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Daring to Drive, by Manal al-Sharif

March 19, 2017


Daring to Drive, by Manal al-Sharif.  Simon & Schuster (2017), 304 pages.

4 stars

An autobiographical account of a woman living under the extreme Islamic restrictions of Saudi Arabia, establishing her career in computer science, and attempting to drive an automobile in the country.

Manal al-Sharif was born in 1979, the daughter of a deeply religious working class family. As an adolescent, she embraced extreme Islam, the only life she knew. Unlike other girls, her mother insisted that she and her sister study rather than help with household chores.  She graduated from high school and went on to study computer science in college where she continued to be an excellent student.  She was hired as a computer scientist by the government-owned oil company, Aramco, and moved to the city they had built for their workers.  This city was governed by western customs; women could drive and were not required to be totally covered at all times.  While working she married, had a child, and then was divorced in order to continue her employment. Although she was successful in her career, restrictions on women in the nation plagued her.  Among the most bothersome was the prohibition of women driving.  Her activism on this issue led to her exile.

Al-Sharif tells her story in clear, readable prose.  In her acknowledgments, she notes that she had help organizing and writing her book.  At times it is not quite clear how or why she became as exceptionally successful as she did.  What is clear is that as she was empowered as an individual, she questioned the way women were treated in her country.  She never seems to question her faith and practice of Islam, simply the restrictive and legalistic way in which religious and governmental leaders enforced its practice.  Her focus is on the practical obstacles that her religion put in her way.  Her protest is never an abstract demand for rights, but about the details of her life.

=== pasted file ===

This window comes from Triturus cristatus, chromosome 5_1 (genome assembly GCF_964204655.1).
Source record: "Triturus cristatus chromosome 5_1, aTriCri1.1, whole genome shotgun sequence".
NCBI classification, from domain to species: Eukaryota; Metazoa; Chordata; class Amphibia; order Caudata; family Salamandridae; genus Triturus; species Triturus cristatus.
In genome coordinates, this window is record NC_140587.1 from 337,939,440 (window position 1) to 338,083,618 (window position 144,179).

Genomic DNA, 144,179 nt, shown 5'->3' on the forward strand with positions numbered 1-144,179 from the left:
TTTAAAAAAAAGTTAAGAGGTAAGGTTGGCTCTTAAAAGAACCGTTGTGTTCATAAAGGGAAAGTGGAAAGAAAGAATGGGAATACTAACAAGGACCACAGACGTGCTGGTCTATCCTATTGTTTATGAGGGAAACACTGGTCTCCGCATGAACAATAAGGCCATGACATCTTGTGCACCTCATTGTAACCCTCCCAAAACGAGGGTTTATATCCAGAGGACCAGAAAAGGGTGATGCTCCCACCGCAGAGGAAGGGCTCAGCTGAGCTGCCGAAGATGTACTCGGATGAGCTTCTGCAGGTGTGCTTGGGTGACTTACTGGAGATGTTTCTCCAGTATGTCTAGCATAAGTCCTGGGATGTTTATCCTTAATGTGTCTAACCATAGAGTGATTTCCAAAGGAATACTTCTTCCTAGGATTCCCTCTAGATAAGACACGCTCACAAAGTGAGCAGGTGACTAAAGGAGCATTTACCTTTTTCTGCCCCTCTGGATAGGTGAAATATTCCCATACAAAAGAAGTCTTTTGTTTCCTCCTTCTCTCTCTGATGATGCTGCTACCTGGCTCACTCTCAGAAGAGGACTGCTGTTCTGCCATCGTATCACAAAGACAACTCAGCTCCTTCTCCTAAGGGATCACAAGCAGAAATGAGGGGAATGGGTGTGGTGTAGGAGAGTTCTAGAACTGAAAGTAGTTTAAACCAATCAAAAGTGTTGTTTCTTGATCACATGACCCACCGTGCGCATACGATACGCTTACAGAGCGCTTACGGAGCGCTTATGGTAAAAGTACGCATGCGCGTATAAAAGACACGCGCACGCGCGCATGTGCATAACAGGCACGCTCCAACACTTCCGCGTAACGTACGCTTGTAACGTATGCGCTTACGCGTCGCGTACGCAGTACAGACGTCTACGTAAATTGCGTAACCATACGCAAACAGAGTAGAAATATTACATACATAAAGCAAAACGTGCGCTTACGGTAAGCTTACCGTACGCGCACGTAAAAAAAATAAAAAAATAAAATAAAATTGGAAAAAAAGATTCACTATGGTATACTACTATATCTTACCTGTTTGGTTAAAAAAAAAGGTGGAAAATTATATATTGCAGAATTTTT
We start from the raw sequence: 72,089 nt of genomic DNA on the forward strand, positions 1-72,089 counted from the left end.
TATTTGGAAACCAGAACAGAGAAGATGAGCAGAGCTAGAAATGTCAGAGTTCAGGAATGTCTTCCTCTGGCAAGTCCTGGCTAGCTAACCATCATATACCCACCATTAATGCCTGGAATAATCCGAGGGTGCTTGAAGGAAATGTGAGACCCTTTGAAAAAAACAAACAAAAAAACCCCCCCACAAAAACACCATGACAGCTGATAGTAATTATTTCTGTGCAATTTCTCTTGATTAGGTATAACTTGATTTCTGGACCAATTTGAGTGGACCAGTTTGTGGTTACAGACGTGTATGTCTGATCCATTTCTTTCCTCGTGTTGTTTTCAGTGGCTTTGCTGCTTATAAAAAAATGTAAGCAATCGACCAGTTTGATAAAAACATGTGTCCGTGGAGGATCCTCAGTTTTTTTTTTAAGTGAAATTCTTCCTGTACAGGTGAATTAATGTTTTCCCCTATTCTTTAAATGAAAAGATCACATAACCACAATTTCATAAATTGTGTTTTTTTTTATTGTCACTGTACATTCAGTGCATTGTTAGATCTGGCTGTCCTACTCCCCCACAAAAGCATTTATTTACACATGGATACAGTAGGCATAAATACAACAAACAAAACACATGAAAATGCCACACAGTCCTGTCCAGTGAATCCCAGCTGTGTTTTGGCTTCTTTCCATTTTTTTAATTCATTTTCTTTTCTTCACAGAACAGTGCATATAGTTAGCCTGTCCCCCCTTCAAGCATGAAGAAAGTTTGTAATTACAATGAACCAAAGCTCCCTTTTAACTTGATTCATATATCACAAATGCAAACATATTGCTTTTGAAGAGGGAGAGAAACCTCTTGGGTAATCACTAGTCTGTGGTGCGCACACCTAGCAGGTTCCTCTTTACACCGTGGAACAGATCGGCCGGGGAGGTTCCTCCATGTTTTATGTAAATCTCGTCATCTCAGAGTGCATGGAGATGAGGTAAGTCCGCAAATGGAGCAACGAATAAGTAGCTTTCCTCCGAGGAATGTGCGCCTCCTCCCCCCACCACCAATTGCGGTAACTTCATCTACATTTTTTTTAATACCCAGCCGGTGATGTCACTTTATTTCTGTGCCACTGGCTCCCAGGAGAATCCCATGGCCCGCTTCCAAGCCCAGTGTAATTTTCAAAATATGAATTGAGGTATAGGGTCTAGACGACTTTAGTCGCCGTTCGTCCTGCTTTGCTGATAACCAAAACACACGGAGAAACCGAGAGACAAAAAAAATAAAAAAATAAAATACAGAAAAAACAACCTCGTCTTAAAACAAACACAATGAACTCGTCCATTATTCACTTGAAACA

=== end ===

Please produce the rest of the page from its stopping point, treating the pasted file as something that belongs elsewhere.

The way in which Al-Sharif tells her story provides readers with unusual insight into what it means to be a woman under Wahhabi, the extremist version of Islam which holds power in Saudi Arabia.  Through her eyes we see how women must organize their lives so that a father, husband, brother, or son is present to approve or prohibit every move they make. Everything is structured around a woman being totally in the control of a male relative. Living alone is virtually impossible.  At times the rules actually make women’s lives more dangerous, as they must move around town only in a car with a male driver whose company has been approved.

The absurdity of the restrictions and the panic over the possibility of change is particularly clear when Al-Sharif and other women begin to communicate online around the issue of driving.  Somewhat naively, Al-Sharif took a video of herself driving and was jailed.  The uproar she caused is amazing.  She was accused of being an Iranian spy and of inciting all Saudi women to give up their virginity.

Daring to Drive is an important book, although I might wish Al-Sharif had written with more psychological and literary depth.  Since I began reading about women and Islam, I have been impressed by how Islamic women have been enriched by their faith, just as Christian woman have, although both religions are patriarchal institutions.  In this book, I was able to see the other extreme where Islam, again like Christianity, can be used in destructive ways.

I recommend this book to all who want to understand the wide variety of Islamic women’s lives.

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